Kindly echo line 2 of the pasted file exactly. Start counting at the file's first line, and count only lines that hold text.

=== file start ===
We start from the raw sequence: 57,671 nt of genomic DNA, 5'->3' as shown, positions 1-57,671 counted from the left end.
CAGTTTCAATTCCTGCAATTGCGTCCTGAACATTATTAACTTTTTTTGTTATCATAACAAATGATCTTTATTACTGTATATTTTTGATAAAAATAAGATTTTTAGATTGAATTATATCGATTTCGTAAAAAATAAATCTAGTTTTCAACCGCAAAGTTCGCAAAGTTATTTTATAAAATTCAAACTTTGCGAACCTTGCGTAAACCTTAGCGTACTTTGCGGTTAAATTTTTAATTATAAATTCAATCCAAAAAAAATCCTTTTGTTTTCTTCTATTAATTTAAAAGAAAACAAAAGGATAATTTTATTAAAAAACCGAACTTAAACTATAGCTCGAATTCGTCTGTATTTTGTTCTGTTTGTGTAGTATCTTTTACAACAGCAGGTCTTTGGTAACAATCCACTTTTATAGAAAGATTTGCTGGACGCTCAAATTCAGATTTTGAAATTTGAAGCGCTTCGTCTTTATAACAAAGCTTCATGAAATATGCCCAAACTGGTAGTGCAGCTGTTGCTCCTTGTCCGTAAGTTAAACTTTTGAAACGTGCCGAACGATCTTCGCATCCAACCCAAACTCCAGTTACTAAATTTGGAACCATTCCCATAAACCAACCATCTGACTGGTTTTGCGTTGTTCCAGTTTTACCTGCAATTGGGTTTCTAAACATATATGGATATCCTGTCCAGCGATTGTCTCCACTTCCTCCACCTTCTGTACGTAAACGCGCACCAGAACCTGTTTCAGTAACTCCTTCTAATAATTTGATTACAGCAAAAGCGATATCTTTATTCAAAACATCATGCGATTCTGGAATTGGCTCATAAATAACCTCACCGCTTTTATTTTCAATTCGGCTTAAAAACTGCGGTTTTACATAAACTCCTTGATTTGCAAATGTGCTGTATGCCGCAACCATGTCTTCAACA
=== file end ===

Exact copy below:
CAGTTTCAATTCCTGCAATTGCGTCCTGAACATTATTAACTTTTTTTGTTATCATAACAAATGATCTTTATTACTGTATATTTTTGATAAAAATAAGATTTTTAGATTGAATTATATCGATTTCGTAAAAAATAAATCTAGTTTTCAACCGCAAAGTTCGCAAAGTTATTTTATAAAATTCAAACTTTGCGAACCTTGCGTAAACCTTAGCGTACTTTGCGGTTAAATTTTTAATTATAAATTCAATCCAAAAAAAATCCTTTTGTTTTCTTCTATTAATTTAAAAGAAAACAAAAGGATAATTTTATTAAAAAACCGAACTTAAACTATAGCTCGAATTCGTCTGTATTTTGTTCTGTTTGTGTAGTATCTTTTACAACAGCAGGTCTTTGGTAACAATCCACTTTTATAGAAAGATTTGCTGGACGCTCAAATTCAGATTTTGAAATTTGAAGCGCTTCGTCTTTATAACAAAGCTTCATGAAATATGCCCAAACTGGTAGTGCAGCTGTTGCTCCTTGTCCGTAAGTTAAACTTTTGAAACGTGCCGAACGATCTTCGCATCCAACCCAAACTCCAGTTACTAAATTTGGAACCATTCCCATAAACCAACCATCTGACTGGTTTTGCGTTGTTCCAGTTTTACCTGCAATTGGGTTTCTAAACATATATGGATATCCTGTCCAGCGATTGTCTCCACTTCCTCCACCTTCTGTACGTAAACGCGCACCAGAACCTGTTTCAGTAACTCCTTCTAATAATTTGATTACAGCAAAAGCGATATCTTTATTCAAAACATCATGCGATTCTGGAATTGGCTCATAAATAACCTCACCGCTTTTATTTTCAATTCGGCTTAAAAACTGCGGTTTTACATAAACTCCTTGATTTGCAAATGTGCTGTATGCCGCAACCATGTCTTCAACA